I run to relax. It is a peaceful time alone, in which all my anxieties and obsessive analyzing of the day take a backseat to simple action. In his book about running, Haruki Murakami compares it to raising a bar. I would say my version of running is becoming a bar—somehow transforming into a blissfully thoughtless object.
But, with the coronavirus pandemic, this has ended. Now when I run I feel like Larry David. I am all thoughts.
Every morning, as I trot in parks near Berkeley, I point and I argue. I quibble with strangers. I (kind of) yell. The refusal to follow the written rules of the shelter-in-place order, which allows outdoor exercise so long as everyone stays six feet apart from each other, has become an all-consuming annoyance in my former respite from society. I run with rage. My form, once focused on striking near the front of my foot and relaxing my arms, now centers on controlling wild arm gesticulations that aren’t for speed but for a purpose: Please move to that one side of the fucking path so we don’t get near each other!
My anger is not unique. Other people (including my boss) have pointed out that the privilege of being outside, of getting fresh air, is being tainted by people’s behavior in public.
I don’t know who needs to hear this—EVERY RUNNER IN AMERICA—but it is your responsibility to give a way wider detour around any pedestrian than six feet as you speed past them huffing and panting.
— Clara Jeffery (@ClaraJeffery) March 31, 2020
Yes, runners are in the way. We are a noticeable problem, probably because we’re moving more quickly, annoying more people per minute. Or maybe because gyms are closed (and thus more people are running, many stupidly), but streets are still open to traffic, leaving everyone getting out of their house sequestered to a few feet of sidewalk.
But sunrise walkers, who stop in the middle of the path to take a picture of a flower for their Instagram, are also a problem.
It’s everyone. Not just runners, young people, old people, hippies, finance bros, students, male viewers ages 13 to 34, or any other “type of guy.” It’s all of us. We, as a great nation, have come together—across all our various backgrounds—to refuse to be six feet apart. I have seen you, my fellow patriots of idiocy: the whole family walking in a horizontal line; the texter; the child, finally free of the indoors, who ran up to my leg; the walker of seven dogs; the heavy panting jogger passing within inches of me like it’s a NASCAR race; the elderly birdwatcher with a tripod across the whole route; the couple stretched across the park’s cement walkway like a blockade, with one of you on each side and a dog in the middle. I cannot pass you without being within six feet.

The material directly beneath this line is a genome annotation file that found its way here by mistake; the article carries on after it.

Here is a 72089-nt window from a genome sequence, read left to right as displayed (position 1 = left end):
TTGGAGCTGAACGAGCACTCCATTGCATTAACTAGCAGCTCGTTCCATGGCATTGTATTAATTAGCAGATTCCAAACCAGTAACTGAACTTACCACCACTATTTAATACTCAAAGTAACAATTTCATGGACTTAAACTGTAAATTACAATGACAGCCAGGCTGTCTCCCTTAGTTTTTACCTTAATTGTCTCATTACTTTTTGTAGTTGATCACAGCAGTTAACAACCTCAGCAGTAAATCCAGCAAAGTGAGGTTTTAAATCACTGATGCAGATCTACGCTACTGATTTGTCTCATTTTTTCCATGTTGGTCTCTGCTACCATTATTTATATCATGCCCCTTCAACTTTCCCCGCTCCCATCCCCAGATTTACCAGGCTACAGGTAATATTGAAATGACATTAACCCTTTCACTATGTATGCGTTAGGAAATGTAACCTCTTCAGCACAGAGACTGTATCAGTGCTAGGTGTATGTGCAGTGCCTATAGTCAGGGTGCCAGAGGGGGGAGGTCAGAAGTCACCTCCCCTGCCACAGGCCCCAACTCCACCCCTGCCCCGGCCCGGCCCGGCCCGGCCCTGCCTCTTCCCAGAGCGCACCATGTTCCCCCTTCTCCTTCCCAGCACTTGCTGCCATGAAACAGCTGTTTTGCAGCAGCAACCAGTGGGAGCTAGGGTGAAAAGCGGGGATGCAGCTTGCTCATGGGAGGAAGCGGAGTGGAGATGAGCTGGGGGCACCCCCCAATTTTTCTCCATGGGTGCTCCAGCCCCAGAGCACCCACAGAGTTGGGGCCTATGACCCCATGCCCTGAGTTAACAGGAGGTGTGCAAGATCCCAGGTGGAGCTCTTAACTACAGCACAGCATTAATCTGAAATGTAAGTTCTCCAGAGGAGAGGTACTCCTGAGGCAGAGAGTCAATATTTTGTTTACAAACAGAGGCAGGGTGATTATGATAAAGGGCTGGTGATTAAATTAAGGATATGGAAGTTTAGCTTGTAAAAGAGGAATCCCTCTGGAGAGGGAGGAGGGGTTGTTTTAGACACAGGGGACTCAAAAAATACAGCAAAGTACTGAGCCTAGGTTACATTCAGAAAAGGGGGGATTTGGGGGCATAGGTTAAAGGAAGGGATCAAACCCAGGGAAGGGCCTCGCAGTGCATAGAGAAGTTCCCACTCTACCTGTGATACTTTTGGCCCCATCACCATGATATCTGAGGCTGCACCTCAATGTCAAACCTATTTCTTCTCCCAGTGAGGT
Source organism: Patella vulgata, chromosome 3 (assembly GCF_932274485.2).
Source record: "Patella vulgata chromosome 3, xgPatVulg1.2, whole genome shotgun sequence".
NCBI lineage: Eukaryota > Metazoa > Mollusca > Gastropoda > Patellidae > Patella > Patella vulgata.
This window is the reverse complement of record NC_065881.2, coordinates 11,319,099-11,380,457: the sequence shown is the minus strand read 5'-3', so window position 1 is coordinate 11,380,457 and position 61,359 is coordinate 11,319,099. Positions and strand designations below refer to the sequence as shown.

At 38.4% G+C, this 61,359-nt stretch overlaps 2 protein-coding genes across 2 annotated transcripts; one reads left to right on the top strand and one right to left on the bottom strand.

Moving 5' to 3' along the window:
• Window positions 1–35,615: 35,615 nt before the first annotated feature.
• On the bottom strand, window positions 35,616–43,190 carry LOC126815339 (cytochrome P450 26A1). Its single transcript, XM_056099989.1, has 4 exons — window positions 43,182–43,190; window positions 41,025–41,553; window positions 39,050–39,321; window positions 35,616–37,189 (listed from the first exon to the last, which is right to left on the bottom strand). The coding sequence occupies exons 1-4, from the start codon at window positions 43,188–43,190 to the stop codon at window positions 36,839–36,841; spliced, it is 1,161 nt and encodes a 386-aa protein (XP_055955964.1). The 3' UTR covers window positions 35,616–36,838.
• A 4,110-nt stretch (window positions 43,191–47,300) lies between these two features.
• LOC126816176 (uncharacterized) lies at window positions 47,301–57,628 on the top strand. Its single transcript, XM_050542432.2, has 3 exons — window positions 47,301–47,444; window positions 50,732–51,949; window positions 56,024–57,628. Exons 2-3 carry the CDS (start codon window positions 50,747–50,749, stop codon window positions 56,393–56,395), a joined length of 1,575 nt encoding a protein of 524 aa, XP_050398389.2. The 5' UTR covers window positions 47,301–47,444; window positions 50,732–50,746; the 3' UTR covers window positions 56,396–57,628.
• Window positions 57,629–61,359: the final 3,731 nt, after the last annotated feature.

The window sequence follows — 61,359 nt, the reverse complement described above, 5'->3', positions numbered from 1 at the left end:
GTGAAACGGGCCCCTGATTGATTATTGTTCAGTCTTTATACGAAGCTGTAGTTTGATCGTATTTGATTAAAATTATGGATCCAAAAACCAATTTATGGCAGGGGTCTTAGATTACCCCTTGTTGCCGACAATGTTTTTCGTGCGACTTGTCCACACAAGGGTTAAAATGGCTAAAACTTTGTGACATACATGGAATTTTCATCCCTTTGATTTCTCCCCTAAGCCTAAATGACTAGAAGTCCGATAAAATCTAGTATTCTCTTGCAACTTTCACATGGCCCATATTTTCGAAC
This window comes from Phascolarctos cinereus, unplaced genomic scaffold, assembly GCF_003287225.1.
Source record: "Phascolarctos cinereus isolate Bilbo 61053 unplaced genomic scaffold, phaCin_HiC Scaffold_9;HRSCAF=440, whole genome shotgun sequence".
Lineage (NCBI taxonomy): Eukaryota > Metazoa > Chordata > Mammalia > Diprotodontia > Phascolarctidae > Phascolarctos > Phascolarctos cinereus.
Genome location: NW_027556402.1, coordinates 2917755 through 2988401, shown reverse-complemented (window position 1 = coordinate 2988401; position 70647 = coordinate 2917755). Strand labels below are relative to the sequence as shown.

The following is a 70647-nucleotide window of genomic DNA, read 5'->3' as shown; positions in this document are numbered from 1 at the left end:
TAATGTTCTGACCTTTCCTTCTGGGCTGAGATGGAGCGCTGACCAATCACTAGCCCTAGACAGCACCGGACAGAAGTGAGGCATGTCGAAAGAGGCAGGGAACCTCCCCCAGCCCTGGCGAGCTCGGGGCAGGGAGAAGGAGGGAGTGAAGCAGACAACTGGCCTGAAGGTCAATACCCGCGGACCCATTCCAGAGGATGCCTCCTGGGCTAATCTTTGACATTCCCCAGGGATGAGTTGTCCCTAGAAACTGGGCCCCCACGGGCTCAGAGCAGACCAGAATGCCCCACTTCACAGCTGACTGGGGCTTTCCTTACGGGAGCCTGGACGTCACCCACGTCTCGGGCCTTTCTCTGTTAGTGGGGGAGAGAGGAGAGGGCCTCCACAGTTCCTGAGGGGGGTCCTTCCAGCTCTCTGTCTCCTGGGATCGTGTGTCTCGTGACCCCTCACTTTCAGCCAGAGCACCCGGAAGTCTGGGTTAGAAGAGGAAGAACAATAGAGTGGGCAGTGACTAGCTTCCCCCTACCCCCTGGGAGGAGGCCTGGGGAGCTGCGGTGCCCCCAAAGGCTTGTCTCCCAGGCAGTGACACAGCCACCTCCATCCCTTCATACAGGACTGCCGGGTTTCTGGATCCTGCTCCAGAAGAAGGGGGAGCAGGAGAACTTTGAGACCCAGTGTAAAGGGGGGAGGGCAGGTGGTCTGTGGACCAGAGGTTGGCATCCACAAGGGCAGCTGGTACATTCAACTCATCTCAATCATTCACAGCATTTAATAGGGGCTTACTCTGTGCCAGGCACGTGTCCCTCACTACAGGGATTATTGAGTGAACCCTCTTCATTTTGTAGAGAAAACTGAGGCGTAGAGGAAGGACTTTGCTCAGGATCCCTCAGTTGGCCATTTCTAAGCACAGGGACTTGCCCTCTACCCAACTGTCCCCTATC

It is probably you too, reader, and I need you to stop!
I want to stop yelling, for the 200 meters leading up to you, random walker, “On your left!” without you budging an inch.
I want you, over-friendly runner, to stop huffing behind me like we’re training partners for the postponed Tokyo Olympics.
Why are we crashing the whole economy to stop people from dying if you, artist painting watercolors in the middle of a gravel path with a full easel, are going to roll your eyes when I ask, “Can you go to one side with that?”
My theory is that there’s a deep craving for normalcy that’s almost impossible to shake. We’ve been told that nothing can be the same—except you can still go outside. The outdoors is a small oasis. It’s hard for us to actually lodge into our minds that even the one thing that’s “normal” can’t be normal. One of the only pieces of life that feels like the Old Times, when our bodies take over our anxious minds, must be made anew in the light of the pandemic, too. We want to live in the past. We cannot.
(My other theory is that I live in Berkeley and share air space with anti-vaxxers or coronavirus truthers.)
Now, to my people, the runners: If you’re running, you should be more vocal and tell people you’re approaching. When passing, use some athleticism to veer, dodge, and create beautiful looping swirls to not be anywhere close to other folks. Don’t run with headphones if you’re in an even semi-crowded area, so you can appreciate the company of the people you’re avoiding. Take a few strides in the street to sidestep getting anywhere near people, if you can. Run during off-times. Slow down to circumvent. And it wouldn’t hurt to say thanks to those working to elude you.
Yes, run. But run away.